#NWTW Week 11: Beaujolais from, well…Beaujolais!

France, Info For Beginners, New Wine This Week, Reds

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Yeah I know most people have heard of Beaujolais.  Have you spent much time drinking it though?  Or even made an effort to try the different areas in the AOC (that’s how the French call their controlled wine areas)?  Well hopefully over the next week we can all have a try of a few examples across the region.

Nice thing about Beaujolais is that you’re absolutely guaranteed to be able to pick one up in any shop you go in.  So as much as the below are the wines I’ll be going for, you’ll have the choice no matter where you go.

Majestic Wine
Georges DuBoeuf, Juliénas, Flower Label, 2009
£8.99

Morrison’s
Morrison’s Signature, Fleurie, 2012
£7.49

Sainsbury’s
Georges DuBoeuf, Brouilly, 2011
£9.49

Spirited Wines
Domaines des Billards, Saint-Amour, 2011
£14.42

Don’t worry about the labels, and all the random looking words in them.  I’ll explain all that over the week.  It’s easy enough once you’ve got one or two ideas in your head.  Trust me!

Cheers

17 thoughts on “#NWTW Week 11: Beaujolais from, well…Beaujolais!

  1. Ooh, I just saw this and now I’ve gotten myself two Cru Beaujolais to compare tonight: a Brouilly and a Julenias, roughly the same price. I always forget I like Beaujolais, so this was a good reminder to get some!

  2. Great choice guys for this week, a real under rated variety these days which has so much more to it than the once a year gimmick at the end of November (although I can’t help myself falling for it every year!)

    I wanted to go for a sturdier, full-bodied version so bought a bottle of 2010 Moulin-à-Vent, Vieilles Vignes, Domaine Thibault Liger-Belair from my local Lea & Sandeman in Chiswick for £21.75.

    This producer is better known for his Burgundy vineyards and ferments his Beaujolais in a similar way, rather than going for carbonic maceration. The Moulin-à-Vent region is synonymous with the more heavy duty Gamay, some of it even being aged in oak.

    The Burgundy style and the unfined/unfiltered process he adopts are blatantly obvious from the start- big, up front red currants and cranberries on the nose with that unmistakable earthy aroma.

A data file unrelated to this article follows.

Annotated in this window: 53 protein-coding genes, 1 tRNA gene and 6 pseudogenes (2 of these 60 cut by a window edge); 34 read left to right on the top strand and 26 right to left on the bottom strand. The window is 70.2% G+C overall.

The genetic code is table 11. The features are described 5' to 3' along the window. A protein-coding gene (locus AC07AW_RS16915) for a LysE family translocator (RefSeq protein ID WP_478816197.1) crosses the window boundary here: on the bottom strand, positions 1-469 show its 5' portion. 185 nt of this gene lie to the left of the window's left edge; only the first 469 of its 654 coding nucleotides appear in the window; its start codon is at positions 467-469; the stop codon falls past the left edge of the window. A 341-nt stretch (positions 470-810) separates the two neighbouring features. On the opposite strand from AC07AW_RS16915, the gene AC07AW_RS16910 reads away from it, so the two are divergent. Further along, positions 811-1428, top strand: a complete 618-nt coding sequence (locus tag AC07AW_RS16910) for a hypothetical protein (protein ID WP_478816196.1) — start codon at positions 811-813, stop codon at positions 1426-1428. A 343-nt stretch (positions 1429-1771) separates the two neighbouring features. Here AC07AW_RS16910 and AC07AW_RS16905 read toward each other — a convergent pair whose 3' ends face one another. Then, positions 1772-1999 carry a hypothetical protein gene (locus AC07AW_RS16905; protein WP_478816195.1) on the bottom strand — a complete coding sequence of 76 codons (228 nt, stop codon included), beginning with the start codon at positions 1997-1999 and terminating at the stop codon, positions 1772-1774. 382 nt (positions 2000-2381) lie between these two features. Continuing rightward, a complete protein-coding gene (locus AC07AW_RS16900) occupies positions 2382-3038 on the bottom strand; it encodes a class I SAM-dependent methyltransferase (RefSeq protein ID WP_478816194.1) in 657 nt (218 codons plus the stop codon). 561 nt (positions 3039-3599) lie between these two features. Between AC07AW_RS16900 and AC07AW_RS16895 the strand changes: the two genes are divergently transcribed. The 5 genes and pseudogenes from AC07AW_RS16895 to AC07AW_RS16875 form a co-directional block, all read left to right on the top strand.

The palate is reasonably balanced and shows a touch of cinnamon with vegetal characteristics, but I think this wine would benefit from another few years cellaring. It opens up remarkably in the glass after 30 mins or so, therefore the future possibilities are enticing!

    I love how Burgundy-esque this wine is inclined to be (as would Anthony I hazard a guess!), and reckon this has got to be superb value wine from a Vosne-Romanée producer. 9/10

  3. I wish I could add to John’s positivity… But although my bottle wasn’t at all bad, it just wasn’t what I expected, or wanted, from Beaujolais:

    Julien Duport Cote de Brouilly 2010

    Quite a muscular nose of red cherry, bit of blackberry, a touch of dry herb and a salty-brinyness. Extremely dry with quite aggressive tannins… A bit lacking in acidity and very rustic… Not the bright fruit I was expecting… And hoping for. 6/10

    1. Funny you say that, I had exactly the same experience from the Julienas last night. The raspberry and cherry was there, but it was much more burnt crumble than fruit salad. Acidity was medium at best. Tannin was mercifully restrained by CM. I think there are times when I’m really happy when I get something i’m not expecting, but not convinced here 5/10

      The Morrison’s Signature Fleurie though was spot on though. Lovely fresh strawberry and raspberry, low in tannin, high end of medium acidity, went great with my red thai curry (made from scratch fyi!!!!). At £7.49 it’s the cheapest of the wines for me this week, and although not hugely complex, it does what it says on the tin! 7/10

  4. There’s something very interesting going on here; Beaujolais has moved on and we as consumers haven’t. I think we are all expecting the light, bright and fruity numbers that have been associated with the area historically but the winemakers have moved on!

    It seems to me that terroir is becoming increasingly important and apparent and we need to to raise our expectation and treat Beaujolais as the serious wine it really is.

    The lighter wines are still there at the cheaper end of the market but get into the Crus and above £15 and you are into serious wine territory.

  5. Absolutely loved the Chiroubles, but really got a mixed feeling about what the producers are trying to achieve here. The other wines were neither one thing nor the other. I giving a very respectable 7/10, but could have been so much more!

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